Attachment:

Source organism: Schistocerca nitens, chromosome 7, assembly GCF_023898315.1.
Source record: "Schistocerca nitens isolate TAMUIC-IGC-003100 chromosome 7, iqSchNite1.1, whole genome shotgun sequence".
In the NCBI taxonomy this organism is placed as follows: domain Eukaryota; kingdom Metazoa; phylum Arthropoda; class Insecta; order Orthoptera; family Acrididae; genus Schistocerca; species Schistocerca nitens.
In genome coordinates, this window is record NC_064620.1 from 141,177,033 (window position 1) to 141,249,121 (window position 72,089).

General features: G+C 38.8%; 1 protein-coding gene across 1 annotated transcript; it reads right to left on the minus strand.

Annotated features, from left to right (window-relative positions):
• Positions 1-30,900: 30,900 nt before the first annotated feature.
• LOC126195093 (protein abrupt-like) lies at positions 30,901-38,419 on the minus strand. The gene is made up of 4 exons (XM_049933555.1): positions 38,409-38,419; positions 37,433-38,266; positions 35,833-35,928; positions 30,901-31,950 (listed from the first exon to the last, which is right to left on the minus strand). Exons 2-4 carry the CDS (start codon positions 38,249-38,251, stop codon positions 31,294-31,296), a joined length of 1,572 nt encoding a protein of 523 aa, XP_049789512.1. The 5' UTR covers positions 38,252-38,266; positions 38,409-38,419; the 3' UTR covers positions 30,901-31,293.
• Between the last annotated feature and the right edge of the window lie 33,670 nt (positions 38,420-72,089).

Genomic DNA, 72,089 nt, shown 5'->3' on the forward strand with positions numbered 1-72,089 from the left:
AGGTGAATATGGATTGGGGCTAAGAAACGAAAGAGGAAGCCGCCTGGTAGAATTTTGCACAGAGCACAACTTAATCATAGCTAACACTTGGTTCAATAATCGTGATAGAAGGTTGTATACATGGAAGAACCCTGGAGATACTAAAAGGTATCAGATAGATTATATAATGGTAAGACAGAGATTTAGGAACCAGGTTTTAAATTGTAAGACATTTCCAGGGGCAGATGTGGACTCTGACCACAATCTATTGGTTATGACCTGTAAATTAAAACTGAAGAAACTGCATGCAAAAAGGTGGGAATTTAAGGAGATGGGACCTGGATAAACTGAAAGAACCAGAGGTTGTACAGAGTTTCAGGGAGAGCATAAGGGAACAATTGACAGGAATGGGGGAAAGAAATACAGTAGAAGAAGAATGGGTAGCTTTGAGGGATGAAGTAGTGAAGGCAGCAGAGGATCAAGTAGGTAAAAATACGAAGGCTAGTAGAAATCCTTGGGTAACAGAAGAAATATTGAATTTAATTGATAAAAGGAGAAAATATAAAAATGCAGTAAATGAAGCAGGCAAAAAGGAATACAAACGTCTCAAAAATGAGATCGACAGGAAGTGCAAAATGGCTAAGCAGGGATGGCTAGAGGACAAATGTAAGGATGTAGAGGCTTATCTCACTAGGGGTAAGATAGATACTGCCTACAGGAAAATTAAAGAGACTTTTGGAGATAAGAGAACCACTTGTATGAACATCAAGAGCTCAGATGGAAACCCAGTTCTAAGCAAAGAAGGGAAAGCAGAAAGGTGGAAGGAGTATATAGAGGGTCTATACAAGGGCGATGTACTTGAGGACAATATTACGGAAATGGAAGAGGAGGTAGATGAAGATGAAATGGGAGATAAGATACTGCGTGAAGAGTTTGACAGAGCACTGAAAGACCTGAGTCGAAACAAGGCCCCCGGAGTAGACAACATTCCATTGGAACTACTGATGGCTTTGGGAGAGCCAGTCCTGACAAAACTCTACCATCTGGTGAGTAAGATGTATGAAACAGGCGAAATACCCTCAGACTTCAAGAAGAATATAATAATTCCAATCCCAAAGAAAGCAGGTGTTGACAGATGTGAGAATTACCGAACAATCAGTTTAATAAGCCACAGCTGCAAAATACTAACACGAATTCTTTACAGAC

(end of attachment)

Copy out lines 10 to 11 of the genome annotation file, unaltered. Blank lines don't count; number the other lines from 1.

Genomic DNA, 72,089 nt, shown 5'->3' on the forward strand with positions numbered 1-72,089 from the left:
AGGTGAATATGGATTGGGGCTAAGAAACGAAAGAGGAAGCCGCCTGGTAGAATTTTGCACAGAGCACAACTTAATCATAGCTAACACTTGGTTCAATAATCGTGATAGAAGGTTGTATACATGGAAGAACCCTGGAGATACTAAAAGGTATCAGATAGATTATATAATGGTAAGACAGAGATTTAGGAACCAGGTTTTAAATTGTAAGACATTTCCAGGGGCAGATGTGGACTCTGACCACAATCTATTGGTTATGACCTGTAAATTAAAACTGAAGAAACTGCATGCAAAAAGGTGGGAATTTAAGGAGATGGGACCTGGATAAACTGAAAGAACCAGAGGTTGTACAGAGTTTCAGGGAGAGCATAAGGGAACAATTGACAGGAATGGGGGAAAGAAATACAGTAGAAGAAGAATGGGTAGCTTTGAGGGATGAAGTAGTGAAGGCAGCAGAGGATCAAGTAGGTAAAAATACGAAGGCTAGTAGAAATCCTTGGGTAACAGAAGAAATATTGAATTTAATTGATAAAAGGAGAAAATATAAAAATGCAGTAAATGAAGCAGGCAAAAAGGAATACAAACGTCTCAAAAATGAGATCGACAGGAAGTGCAAAATGGCTAAGCAGGGATGGCTAGAGGACAAATGTAAGGATGTAGAGGCTTATCTCACTAGGGGTAAGATAGATACTGCCTACAGGAAAATTAAAGAGACTTTTGGAGATAAGAGAACCACTTGTATGAACATCAAGAGCTCAGATGGAAACCCAGTTCTAAGCAAAGAAGGGAAAGCAGAAAGGTGGAAGGAGTATATAGAGGGTCTATACAAGGGCGATGTACTTGAGGACAATATTACGGAAATGGAAGAGGAGGTAGATGAAGATGAAATGGGAGATAAGATACTGCGTGAAGAGTTTGACAGAGCACTGAAAGACCTGAGTCGAAACAAGGCCCCCGGAGTAGACAACATTCCATTGGAACTACTGATGGCTTTGGGAGAGCCAGTCCTGACAAAACTCTACCATCTGGTGAGTAAGATGTATGAAACAGGCGAAATACCCTCAGACTTCAAGAAGAATATAATAATTCCAATCCCAAAGAAAGCAGGTGTTGACAGATGTGAGAATTACCGAACAATCAGTTTAATAAGCCACAGCTGCAAAATACTAACACGAATTCTTTACAGAC